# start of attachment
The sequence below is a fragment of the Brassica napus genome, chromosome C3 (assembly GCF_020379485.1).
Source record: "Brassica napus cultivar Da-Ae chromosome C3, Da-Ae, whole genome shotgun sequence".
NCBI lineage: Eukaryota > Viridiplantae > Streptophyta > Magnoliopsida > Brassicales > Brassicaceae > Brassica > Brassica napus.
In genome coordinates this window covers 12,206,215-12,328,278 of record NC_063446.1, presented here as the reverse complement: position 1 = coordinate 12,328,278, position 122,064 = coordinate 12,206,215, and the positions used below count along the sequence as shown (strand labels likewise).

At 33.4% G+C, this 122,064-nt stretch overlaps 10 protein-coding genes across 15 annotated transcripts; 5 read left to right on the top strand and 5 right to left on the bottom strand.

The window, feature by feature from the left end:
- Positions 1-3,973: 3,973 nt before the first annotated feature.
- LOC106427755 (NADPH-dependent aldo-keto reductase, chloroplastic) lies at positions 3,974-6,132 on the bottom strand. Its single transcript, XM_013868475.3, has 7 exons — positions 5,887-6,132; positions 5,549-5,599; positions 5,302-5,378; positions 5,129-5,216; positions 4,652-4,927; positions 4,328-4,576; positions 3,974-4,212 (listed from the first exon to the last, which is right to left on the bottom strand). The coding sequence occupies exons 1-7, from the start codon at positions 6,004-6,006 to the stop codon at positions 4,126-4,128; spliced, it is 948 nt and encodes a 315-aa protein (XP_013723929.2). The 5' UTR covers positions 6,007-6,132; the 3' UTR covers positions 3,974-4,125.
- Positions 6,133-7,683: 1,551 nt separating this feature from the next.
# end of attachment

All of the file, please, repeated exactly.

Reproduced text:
The sequence below is a fragment of the Brassica napus genome, chromosome C3 (assembly GCF_020379485.1).
Source record: "Brassica napus cultivar Da-Ae chromosome C3, Da-Ae, whole genome shotgun sequence".
NCBI lineage: Eukaryota > Viridiplantae > Streptophyta > Magnoliopsida > Brassicales > Brassicaceae > Brassica > Brassica napus.
In genome coordinates this window covers 12,206,215-12,328,278 of record NC_063446.1, presented here as the reverse complement: position 1 = coordinate 12,328,278, position 122,064 = coordinate 12,206,215, and the positions used below count along the sequence as shown (strand labels likewise).

At 33.4% G+C, this 122,064-nt stretch overlaps 10 protein-coding genes across 15 annotated transcripts; 5 read left to right on the top strand and 5 right to left on the bottom strand.

The window, feature by feature from the left end:
- Positions 1-3,973: 3,973 nt before the first annotated feature.
- LOC106427755 (NADPH-dependent aldo-keto reductase, chloroplastic) lies at positions 3,974-6,132 on the bottom strand. Its single transcript, XM_013868475.3, has 7 exons — positions 5,887-6,132; positions 5,549-5,599; positions 5,302-5,378; positions 5,129-5,216; positions 4,652-4,927; positions 4,328-4,576; positions 3,974-4,212 (listed from the first exon to the last, which is right to left on the bottom strand). The coding sequence occupies exons 1-7, from the start codon at positions 6,004-6,006 to the stop codon at positions 4,126-4,128; spliced, it is 948 nt and encodes a 315-aa protein (XP_013723929.2). The 5' UTR covers positions 6,007-6,132; the 3' UTR covers positions 3,974-4,125.
- Positions 6,133-7,683: 1,551 nt separating this feature from the next.